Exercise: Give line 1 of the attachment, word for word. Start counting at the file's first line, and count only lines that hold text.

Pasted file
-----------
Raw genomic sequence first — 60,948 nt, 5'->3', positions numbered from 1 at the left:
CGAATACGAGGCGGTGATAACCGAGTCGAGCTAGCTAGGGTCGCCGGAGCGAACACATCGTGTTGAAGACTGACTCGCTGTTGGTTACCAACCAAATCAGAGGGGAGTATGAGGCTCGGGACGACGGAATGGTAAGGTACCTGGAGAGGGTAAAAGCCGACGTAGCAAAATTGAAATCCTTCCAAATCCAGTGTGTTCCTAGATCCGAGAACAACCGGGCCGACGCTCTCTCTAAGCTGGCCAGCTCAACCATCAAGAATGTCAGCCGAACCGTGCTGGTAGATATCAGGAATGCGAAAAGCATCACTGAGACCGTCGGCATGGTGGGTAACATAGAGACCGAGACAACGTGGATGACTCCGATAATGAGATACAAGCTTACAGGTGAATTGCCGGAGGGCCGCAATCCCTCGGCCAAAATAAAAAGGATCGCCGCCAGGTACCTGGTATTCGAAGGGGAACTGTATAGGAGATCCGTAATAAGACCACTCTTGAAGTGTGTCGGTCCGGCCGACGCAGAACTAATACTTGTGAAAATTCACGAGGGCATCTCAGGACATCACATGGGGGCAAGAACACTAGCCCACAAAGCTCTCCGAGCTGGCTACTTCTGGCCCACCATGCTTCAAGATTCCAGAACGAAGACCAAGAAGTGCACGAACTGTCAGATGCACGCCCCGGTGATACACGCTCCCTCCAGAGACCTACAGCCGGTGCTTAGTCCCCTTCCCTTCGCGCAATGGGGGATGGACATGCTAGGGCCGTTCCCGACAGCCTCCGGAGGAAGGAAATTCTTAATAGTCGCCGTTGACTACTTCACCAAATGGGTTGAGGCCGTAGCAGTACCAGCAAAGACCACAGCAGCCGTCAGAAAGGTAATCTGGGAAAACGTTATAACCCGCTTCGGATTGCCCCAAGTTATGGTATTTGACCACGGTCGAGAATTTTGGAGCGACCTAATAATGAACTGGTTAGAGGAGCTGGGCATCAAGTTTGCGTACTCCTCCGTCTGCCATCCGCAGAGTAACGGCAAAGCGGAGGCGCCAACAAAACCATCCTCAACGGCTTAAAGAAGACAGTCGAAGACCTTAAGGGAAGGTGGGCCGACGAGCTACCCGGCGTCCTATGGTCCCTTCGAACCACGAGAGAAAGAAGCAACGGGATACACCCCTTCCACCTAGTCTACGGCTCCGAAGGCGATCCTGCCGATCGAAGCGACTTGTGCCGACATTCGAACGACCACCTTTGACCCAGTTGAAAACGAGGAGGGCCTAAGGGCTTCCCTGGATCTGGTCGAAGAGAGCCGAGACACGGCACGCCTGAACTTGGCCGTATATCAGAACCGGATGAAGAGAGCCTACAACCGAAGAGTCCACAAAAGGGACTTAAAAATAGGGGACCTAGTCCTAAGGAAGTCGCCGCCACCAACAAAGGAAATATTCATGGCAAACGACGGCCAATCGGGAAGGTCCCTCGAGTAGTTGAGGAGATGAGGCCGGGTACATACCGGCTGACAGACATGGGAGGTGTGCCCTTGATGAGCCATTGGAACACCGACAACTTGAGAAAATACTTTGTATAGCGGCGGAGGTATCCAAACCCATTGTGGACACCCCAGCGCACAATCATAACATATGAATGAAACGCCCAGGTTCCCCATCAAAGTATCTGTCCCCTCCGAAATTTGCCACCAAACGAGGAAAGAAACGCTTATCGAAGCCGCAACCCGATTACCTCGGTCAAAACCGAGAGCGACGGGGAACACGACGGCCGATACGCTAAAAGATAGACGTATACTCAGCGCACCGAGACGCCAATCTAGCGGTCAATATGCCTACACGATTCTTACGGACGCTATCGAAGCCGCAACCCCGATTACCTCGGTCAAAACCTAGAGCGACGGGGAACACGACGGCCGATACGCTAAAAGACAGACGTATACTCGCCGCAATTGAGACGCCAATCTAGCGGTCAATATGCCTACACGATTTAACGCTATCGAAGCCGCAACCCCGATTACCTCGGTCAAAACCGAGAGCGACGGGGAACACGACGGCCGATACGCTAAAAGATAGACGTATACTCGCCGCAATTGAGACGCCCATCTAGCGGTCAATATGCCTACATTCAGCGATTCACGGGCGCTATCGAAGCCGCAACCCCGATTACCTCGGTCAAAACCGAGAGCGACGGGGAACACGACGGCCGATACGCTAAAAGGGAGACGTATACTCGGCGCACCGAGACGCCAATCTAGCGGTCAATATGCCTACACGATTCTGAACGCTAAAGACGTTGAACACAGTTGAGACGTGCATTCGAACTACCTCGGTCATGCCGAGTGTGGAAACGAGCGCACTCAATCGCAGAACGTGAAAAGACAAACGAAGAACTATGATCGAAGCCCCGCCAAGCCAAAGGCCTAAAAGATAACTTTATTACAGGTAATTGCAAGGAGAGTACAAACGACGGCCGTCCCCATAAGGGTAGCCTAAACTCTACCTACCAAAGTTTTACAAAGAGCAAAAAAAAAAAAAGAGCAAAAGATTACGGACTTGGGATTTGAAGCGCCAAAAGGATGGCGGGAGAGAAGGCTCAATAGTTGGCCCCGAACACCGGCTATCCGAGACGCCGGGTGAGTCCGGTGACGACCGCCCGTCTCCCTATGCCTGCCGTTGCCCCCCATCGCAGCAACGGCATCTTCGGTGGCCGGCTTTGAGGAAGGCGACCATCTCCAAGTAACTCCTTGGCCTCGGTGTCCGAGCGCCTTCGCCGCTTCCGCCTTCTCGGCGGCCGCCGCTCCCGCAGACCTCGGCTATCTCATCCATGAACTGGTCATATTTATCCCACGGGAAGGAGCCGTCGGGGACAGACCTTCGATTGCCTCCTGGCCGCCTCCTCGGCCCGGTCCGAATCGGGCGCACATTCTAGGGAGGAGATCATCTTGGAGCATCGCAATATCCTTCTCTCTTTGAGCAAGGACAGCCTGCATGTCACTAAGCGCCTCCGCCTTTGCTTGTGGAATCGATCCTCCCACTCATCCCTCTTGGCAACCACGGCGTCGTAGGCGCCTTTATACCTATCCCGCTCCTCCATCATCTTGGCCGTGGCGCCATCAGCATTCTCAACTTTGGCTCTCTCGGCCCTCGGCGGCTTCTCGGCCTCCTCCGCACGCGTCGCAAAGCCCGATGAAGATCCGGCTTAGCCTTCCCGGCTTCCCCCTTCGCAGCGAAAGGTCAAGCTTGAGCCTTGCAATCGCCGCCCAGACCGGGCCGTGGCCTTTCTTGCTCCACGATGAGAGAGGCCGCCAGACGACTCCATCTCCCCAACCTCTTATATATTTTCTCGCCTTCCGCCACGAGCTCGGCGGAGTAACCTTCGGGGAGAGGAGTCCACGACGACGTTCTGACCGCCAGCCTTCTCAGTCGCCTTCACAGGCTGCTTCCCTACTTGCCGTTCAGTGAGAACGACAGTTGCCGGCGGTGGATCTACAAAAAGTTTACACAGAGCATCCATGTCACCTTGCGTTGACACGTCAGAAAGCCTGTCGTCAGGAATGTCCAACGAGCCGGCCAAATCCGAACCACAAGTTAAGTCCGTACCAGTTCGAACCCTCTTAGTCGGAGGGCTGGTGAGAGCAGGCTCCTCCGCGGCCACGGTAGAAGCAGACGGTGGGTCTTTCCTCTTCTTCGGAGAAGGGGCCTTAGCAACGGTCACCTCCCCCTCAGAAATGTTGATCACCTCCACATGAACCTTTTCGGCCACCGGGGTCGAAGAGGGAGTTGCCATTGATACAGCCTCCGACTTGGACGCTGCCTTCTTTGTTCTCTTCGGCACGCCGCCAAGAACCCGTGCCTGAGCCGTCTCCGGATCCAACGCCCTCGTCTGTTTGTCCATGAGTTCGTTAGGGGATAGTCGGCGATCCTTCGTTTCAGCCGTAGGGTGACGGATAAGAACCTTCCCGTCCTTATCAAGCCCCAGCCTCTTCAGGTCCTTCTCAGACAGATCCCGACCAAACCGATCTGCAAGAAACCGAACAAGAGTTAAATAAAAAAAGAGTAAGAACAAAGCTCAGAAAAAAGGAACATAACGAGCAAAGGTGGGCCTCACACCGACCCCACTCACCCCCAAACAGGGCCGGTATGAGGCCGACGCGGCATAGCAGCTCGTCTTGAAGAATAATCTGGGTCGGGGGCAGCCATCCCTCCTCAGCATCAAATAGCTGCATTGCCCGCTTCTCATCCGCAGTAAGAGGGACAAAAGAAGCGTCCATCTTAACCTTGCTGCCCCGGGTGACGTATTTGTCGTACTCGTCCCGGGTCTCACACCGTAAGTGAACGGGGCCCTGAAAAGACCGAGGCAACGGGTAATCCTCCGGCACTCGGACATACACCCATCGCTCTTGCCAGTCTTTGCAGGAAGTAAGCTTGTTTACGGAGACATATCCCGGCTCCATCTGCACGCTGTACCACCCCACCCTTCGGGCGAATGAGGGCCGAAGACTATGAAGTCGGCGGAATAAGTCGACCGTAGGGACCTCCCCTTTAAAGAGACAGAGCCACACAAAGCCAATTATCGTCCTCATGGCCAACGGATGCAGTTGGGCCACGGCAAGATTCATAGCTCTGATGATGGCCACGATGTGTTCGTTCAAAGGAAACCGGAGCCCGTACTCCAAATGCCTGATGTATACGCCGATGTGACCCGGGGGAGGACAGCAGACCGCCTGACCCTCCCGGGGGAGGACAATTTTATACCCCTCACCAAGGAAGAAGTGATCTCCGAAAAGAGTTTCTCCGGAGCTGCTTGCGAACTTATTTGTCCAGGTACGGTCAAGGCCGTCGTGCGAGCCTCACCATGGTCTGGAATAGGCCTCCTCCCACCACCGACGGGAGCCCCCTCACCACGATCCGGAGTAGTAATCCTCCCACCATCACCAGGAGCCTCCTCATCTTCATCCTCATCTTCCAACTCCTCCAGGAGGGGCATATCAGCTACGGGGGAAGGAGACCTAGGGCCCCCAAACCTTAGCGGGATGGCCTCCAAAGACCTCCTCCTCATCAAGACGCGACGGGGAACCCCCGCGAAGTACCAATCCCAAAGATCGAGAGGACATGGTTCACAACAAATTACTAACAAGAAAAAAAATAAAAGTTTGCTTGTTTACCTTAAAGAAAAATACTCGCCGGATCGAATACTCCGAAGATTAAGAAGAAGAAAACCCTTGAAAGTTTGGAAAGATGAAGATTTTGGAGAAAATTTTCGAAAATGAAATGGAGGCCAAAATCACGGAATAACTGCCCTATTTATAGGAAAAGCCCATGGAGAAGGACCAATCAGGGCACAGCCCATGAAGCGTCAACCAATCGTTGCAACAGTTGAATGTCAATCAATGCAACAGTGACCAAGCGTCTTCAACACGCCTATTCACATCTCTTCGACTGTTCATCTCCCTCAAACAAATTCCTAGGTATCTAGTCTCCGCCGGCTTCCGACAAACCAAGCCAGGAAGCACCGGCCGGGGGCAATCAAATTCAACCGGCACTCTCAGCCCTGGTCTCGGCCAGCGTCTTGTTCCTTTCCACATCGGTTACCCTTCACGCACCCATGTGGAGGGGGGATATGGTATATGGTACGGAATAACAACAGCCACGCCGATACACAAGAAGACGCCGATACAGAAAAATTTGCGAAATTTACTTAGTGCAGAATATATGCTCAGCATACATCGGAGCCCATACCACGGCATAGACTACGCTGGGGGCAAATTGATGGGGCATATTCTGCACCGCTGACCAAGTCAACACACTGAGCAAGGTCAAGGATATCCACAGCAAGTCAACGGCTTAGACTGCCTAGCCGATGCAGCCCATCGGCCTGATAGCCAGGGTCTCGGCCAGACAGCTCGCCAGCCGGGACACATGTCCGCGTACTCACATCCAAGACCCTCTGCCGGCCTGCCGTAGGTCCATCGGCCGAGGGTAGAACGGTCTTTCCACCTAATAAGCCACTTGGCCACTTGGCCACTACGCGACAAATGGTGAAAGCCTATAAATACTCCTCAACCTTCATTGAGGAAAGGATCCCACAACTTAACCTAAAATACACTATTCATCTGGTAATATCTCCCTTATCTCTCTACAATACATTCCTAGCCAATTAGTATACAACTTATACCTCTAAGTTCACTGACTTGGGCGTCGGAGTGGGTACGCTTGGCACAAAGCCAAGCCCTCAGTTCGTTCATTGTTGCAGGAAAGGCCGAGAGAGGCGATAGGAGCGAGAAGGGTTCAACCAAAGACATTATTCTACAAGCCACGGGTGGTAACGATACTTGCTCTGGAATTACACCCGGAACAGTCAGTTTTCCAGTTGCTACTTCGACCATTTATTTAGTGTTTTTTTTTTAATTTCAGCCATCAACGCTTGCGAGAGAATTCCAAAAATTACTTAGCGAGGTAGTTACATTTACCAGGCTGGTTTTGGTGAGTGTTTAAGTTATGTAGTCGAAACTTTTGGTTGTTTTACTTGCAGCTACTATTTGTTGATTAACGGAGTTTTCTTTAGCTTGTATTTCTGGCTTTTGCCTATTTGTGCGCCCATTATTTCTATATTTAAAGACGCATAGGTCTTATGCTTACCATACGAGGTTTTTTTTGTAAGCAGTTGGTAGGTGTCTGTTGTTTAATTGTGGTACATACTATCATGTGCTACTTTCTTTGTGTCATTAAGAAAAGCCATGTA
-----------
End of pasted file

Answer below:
Raw genomic sequence first — 60,948 nt, 5'->3', positions numbered from 1 at the left: